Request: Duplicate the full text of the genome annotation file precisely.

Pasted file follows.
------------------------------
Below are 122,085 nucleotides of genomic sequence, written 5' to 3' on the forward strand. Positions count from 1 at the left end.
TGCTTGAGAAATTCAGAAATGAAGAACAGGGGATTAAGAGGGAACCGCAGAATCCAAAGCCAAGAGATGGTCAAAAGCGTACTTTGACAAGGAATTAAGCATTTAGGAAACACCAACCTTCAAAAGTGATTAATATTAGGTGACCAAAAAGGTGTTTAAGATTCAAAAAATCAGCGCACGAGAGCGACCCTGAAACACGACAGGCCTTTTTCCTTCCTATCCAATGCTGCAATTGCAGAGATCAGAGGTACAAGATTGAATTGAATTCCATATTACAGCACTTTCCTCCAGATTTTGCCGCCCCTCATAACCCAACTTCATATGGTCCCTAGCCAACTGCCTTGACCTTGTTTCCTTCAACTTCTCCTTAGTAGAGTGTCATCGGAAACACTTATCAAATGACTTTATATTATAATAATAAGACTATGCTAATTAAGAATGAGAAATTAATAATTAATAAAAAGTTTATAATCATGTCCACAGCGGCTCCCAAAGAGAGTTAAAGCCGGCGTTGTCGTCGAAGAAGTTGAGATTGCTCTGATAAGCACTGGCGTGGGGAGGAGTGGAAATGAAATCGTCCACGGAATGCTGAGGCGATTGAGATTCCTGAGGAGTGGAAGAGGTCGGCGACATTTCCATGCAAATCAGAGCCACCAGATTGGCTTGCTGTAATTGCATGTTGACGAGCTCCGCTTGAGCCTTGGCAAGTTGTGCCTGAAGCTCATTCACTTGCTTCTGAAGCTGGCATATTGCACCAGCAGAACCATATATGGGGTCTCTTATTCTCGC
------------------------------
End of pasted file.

Below are 122,085 nucleotides of genomic sequence, written 5' to 3' on the forward strand. Positions count from 1 at the left end.
TGCTTGAGAAATTCAGAAATGAAGAACAGGGGATTAAGAGGGAACCGCAGAATCCAAAGCCAAGAGATGGTCAAAAGCGTACTTTGACAAGGAATTAAGCATTTAGGAAACACCAACCTTCAAAAGTGATTAATATTAGGTGACCAAAAAGGTGTTTAAGATTCAAAAAATCAGCGCACGAGAGCGACCCTGAAACACGACAGGCCTTTTTCCTTCCTATCCAATGCTGCAATTGCAGAGATCAGAGGTACAAGATTGAATTGAATTCCATATTACAGCACTTTCCTCCAGATTTTGCCGCCCCTCATAACCCAACTTCATATGGTCCCTAGCCAACTGCCTTGACCTTGTTTCCTTCAACTTCTCCTTAGTAGAGTGTCATCGGAAACACTTATCAAATGACTTTATATTATAATAATAAGACTATGCTAATTAAGAATGAGAAATTAATAATTAATAAAAAGTTTATAATCATGTCCACAGCGGCTCCCAAAGAGAGTTAAAGCCGGCGTTGTCGTCGAAGAAGTTGAGATTGCTCTGATAAGCACTGGCGTGGGGAGGAGTGGAAATGAAATCGTCCACGGAATGCTGAGGCGATTGAGATTCCTGAGGAGTGGAAGAGGTCGGCGACATTTCCATGCAAATCAGAGCCACCAGATTGGCTTGCTGTAATTGCATGTTGACGAGCTCCGCTTGAGCCTTGGCAAGTTGTGCCTGAAGCTCATTCACTTGCTTCTGAAGCTGGCATATTGCACCAGCAGAACCATATATGGGGTCTCTTATTCTCGC